The object of the work before us, was evidently to present a faithful and animated picture of the manners and state of society that prevailed in this northern part of the island, in the earlier part of last century; and the author has judiciously fixed upon the era of the Rebellion in 1745, not only as enriching his pages with the interest inseparably attached to the narration of such occurrences, but as affording a fair opportunity for bringing out all the contrasted principles and habits which distinguished the different classes of persons who then divided the country, and formed among them the basis of almost all that was peculiar in the national character. That unfortunate contention brought conspicuously to light, and for the last time, the fading image of feudal chivalry in the mountains, and vulgar fanaticism in the plains; and startled the more polished parts of the land with the wild but brilliant picture of the devoted valour, incorruptible fidelity, patriarchal brotherhood, and savage habits, of the Celtic Clans on the one hand, — and the dark, untractable, and domineering bigotry of the Covenanters on the other. Both forms of society had indeed been prevalent in the other parts of the country, — but had there been so long superseded by more peaceable habits, and milder manners, that their vestiges were almost effaced, and their very memory nearly forgotten. The feudal principalities had been extinguished in the South for near three hundred years, — and the dominion of the Puritans from the time of the Restoration. When the glens of the central Highlands, therefore, were opened up to the gaze of the English, it seemed as if they were carried hack to the days of the Heptarchy; — when they saw the array of the West-country Whigs, they might imagine themselves transported to the age of Cromwell. The effect, indeed, is almost as startling at the present moment; and one great source of the interest which the volumes before us undoubtedly possess, is to be sought in the surprise that is excited by discovering, that in our own country, and almost in our own age, manners and characters existed, and were conspicuous, which we had been accustomed to consider as belonging to remote antiquity, or extravagant romance.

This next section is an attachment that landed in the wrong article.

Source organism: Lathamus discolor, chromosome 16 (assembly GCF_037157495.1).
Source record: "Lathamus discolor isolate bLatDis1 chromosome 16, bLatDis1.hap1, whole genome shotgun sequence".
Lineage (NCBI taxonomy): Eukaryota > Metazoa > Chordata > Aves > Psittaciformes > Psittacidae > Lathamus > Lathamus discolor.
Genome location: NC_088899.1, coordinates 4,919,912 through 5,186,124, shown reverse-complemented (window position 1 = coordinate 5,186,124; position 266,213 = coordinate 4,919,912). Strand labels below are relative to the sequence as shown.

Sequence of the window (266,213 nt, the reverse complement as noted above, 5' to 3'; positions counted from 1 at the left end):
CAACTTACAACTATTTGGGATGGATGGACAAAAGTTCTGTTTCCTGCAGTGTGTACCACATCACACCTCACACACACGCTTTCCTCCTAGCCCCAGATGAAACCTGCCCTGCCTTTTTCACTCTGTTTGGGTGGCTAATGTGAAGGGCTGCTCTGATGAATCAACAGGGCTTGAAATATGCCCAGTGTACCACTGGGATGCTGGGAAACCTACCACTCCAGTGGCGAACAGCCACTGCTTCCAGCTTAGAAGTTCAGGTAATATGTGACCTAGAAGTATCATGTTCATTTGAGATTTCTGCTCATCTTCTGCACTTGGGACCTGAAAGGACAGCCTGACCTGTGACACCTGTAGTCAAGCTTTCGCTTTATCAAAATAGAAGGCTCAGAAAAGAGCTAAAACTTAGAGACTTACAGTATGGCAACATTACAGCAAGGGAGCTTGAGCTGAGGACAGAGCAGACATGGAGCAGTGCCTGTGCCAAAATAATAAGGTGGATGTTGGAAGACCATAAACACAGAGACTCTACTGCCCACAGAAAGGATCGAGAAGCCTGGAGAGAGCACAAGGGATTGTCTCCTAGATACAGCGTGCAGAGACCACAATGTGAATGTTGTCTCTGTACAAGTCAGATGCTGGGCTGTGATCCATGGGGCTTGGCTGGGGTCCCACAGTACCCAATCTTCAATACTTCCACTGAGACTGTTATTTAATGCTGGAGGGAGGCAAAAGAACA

The way in which they are here represented must satisfy every reader, we think, by an inward tact and conviction, that the delineation has been made from actual experience and observation; — experience and observation employed perhaps only on a few surviving relics and specimens of what was familiar a little earlier — but generalized from instances sufficiently numerous and complete, to warrant all that may have been added to the portrait: — And indeed the records and vestiges of the more extraordinary parts of the representation are still sufficiently abundant, to satisfy all who have the means of consulting them, as to the perfect accuracy of the picture. The great traits of Clannish dependence, pride, and fidelity, may still be detected in many districts of the Highlands, though they do not now adhere to the chieftains when they mingle in general society; and the existing contentions of Burghers and Antiburghers, and Cameronians, though shrunk into comparative insignificance, and left indeed without protection to the ridicule of the profane, may still be referred to, as complete verifications of all that is here stated about Gifted Gilfillan, or Ebenezer Cruickshank. The traits of Scottish national character in the lower ranks, can still less he regarded as antiquated or traditional; nor is there any thing in the whole compass of the work which gives us a stronger impression of the nice observation and graphical talents of the author, than the extraordinary fidelity and felicity with which all the inferior agents in the story are represented. No one who has not lived extensively among the lower orders of all descriptions, and made himself familiar with their various tempers and dialects, can perceive the full merit of those rapid and characteristic sketches; but it requires only a general knowledge of human nature, to feel that they must be faithful copies from known originals; and to be aware of the extraordinary facility and flexibility of hand which has touched, for instance, with such discriminating shades, the various gradations of the Celtic character, from the savage imperturbability of Dugald Mahony, who stalks grimly about with his battle-axe on his shoulder, without speaking a word to any body, — to the lively unprincipled activity of Callum Beg, — the coarse unreflecting hardihood and heroism of Evan Maccombich, — and the pride, gallantry, elegance and ambition of Fergus himself In the lower class of the Lowland characters, again, the vulgarity of Mrs. Flockhart and of Lieutenant Jinker is perfectly distinct and original; — as well as the puritanism of Gilfillan and Cruickshank — the atrocity of Mrs. Mucklewrath — and the slow solemnity of Alexander Saunderson. The Baron of Bradwardine, and Baillie Macwheeble, are caricatures no doubt, after the fashion of the caricatures in the novels of Smollet, — or pictures, at the best, of individuals who must always have been unique and extraordinary: but almost all the other personages in the history are fair representatives of classes that are still existing, or may he remembered at least to have existed, by many whose recollections do not extend quite so far back as to the year 1745. We are speaking, however, of the book, as if our readers were already familiar with its contents — and its great popularity perhaps entitles us to do so: But it will be safer, and more decorous, at all events, to preface the extracts we propose to make from it, with a short account of the story.